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Media processor delivers improved video resolution

Posted: 29 Jul 2009 ?? ?Print Version ?Bookmark and Share

Keywords:video processor? interface? HDMI?

Integrated Device Technology Inc. (IDT) has released the Vida processor (IDT VHD1900), its first consumer video processor from its acquisition of Silicon Optix in October, which aims to clean up artifacts in Internet and mobile video for big-screen TVs and digital media players.

The company sees an opportunity sorting out the collision between an expanding array of low-bit-rate video from the Web and cellphones and the growth in high definition flat-panel TVs where consumers want to view that video.

"Consumers are bandwidth limited and the way people get around that is by over-compressing video," said Derry Murphy, senior strategic marketing manager for video chips at IDT. "Many times the content is encoded with different codecs and scaling techniques so that by the time a consumer device gets the video the noise is baked in," he added.

The Vida chip adds a handful of new techniques to the adaptive de-interlacing and other features carried over from past Silicon Optix processors. For example, the chip's StreamClean processing reduces or eliminates blocking artifacts as well as so-called temporal or random noise and mosquito noise that blur the edges of objects.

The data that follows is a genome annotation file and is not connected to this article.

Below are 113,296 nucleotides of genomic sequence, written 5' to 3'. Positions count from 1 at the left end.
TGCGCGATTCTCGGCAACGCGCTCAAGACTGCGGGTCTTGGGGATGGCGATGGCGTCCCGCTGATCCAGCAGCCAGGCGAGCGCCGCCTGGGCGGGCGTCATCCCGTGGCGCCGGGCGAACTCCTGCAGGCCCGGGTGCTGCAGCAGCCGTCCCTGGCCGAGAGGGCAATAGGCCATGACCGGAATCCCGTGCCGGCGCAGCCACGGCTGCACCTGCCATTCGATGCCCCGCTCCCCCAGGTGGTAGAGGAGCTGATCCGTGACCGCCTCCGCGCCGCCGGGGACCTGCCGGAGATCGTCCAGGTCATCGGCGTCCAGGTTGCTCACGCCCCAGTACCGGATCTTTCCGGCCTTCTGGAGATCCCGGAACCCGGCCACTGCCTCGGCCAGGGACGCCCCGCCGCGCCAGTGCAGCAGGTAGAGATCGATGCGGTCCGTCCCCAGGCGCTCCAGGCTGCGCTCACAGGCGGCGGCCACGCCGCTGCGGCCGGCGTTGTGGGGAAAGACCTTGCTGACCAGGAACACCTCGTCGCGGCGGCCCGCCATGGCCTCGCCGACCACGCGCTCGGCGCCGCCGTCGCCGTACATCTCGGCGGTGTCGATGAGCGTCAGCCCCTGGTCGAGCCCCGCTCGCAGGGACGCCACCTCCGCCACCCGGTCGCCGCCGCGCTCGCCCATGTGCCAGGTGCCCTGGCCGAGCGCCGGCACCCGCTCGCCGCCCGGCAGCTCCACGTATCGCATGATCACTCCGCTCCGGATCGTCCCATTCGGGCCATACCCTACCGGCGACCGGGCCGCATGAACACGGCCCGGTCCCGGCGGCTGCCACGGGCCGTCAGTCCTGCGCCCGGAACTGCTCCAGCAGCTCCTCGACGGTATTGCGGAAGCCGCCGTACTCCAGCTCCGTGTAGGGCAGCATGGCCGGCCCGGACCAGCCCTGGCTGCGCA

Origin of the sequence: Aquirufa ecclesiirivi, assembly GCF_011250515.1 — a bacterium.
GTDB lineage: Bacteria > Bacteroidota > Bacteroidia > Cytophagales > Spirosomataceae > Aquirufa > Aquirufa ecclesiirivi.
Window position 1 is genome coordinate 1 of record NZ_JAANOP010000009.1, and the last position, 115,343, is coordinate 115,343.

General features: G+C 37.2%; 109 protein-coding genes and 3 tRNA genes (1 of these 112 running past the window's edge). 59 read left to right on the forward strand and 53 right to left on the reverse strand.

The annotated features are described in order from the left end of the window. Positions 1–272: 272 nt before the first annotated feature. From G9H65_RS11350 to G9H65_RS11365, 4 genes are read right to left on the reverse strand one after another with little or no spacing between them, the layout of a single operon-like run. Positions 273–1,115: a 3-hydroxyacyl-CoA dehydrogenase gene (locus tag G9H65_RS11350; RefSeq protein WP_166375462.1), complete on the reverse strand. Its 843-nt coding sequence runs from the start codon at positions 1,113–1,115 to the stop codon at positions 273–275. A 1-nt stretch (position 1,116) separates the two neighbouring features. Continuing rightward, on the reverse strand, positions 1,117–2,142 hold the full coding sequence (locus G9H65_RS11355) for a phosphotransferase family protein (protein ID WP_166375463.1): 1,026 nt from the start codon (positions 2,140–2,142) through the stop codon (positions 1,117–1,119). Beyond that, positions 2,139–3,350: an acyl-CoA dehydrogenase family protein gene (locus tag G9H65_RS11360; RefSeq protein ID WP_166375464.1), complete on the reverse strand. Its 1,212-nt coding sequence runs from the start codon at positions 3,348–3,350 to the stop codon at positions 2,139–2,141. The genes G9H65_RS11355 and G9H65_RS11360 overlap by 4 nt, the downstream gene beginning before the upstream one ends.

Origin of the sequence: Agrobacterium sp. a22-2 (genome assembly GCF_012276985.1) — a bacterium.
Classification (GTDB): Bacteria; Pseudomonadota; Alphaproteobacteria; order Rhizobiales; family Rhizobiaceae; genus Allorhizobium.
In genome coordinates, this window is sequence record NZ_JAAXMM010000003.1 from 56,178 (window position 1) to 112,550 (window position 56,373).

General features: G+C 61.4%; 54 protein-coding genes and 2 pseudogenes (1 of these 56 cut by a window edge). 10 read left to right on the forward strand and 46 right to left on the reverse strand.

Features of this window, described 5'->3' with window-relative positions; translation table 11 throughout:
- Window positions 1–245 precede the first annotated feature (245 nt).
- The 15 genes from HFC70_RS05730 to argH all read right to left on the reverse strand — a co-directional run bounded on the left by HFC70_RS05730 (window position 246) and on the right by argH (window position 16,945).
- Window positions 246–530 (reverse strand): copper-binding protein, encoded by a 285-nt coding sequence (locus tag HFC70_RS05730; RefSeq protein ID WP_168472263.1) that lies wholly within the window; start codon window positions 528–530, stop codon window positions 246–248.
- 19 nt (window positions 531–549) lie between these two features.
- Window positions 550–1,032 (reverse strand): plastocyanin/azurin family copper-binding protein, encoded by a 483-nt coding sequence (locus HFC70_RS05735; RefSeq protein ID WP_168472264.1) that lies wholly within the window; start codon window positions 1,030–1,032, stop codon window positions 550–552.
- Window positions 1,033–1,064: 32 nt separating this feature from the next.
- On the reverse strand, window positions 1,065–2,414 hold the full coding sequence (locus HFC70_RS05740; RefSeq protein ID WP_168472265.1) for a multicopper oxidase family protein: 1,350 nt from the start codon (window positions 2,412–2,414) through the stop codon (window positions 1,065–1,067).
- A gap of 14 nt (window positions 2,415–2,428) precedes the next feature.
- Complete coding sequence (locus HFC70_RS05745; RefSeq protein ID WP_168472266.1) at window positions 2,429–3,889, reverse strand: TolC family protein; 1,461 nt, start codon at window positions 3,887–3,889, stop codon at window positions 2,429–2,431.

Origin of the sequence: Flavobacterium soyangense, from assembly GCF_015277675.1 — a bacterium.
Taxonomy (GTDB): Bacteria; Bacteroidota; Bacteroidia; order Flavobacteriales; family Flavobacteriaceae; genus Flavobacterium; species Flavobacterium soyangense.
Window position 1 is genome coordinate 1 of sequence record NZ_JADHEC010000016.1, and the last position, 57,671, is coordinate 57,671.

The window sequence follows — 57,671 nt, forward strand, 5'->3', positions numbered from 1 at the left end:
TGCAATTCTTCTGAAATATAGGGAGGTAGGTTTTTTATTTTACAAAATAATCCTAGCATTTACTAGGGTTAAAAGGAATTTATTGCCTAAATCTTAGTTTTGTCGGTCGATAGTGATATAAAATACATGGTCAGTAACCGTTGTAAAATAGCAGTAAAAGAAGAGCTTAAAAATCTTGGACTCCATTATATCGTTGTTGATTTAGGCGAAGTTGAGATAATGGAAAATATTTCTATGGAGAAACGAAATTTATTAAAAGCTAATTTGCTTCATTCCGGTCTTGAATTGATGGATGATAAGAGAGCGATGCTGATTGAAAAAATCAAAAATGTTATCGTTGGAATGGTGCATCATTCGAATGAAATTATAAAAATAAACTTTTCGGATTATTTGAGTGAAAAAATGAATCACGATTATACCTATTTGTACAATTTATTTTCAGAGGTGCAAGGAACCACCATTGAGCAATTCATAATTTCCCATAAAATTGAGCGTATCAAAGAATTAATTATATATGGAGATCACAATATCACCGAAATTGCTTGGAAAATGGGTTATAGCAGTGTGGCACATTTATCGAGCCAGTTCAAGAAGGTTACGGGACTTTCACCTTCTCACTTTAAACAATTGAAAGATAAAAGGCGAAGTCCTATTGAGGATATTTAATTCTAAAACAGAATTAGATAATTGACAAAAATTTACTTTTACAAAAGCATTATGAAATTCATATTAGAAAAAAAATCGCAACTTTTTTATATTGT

The Vida chip also sports updated resolution enhancement algorithms for improving video resolution from PC-class to standard definition or from standard to high definition. The chip also supports an expanded (so-called xvYcc) color gamut and capabilities to let viewers enhance just a small portion of the color spectrum that may be misadjusted.

IDT faces a number of well-established video processor makers ranging from Broadcom and NXP to Texas Instruments and Zoran. Thus it has made its chip relatively easy for system makers to adopt as an adjunct to existing merchant devices or proprietary SoCs.

The company redesigned its algorithms for optimal efficiency, enabling its device to require no external memory, fit into a 128-pin TQFP package and sell for $25 in thousands. It uses a vanilla 36bit TTL interface to bring in and put out 12bit color to and from any existing interconnect ranging from LVDS to Displayport or HDMI.

The chip will be in production in August, aiming for design wins in DVD and Blu-ray players, TVs, STBs and other digital video systems. As a standalone company, Silicon Optix had design wins in TV sets from Samsung and Visio among others.

"IDT has demonstrated video enhancement which delivers pixel-popping performance even when viewing popular Internet video sites which traditionally look grainy or blotchy on other TVs or PCs," said Richard Doherty, principal of consulting firm Envisioneering Group, speaking in an IDT press statement.

- Rick Merritt
EE Times

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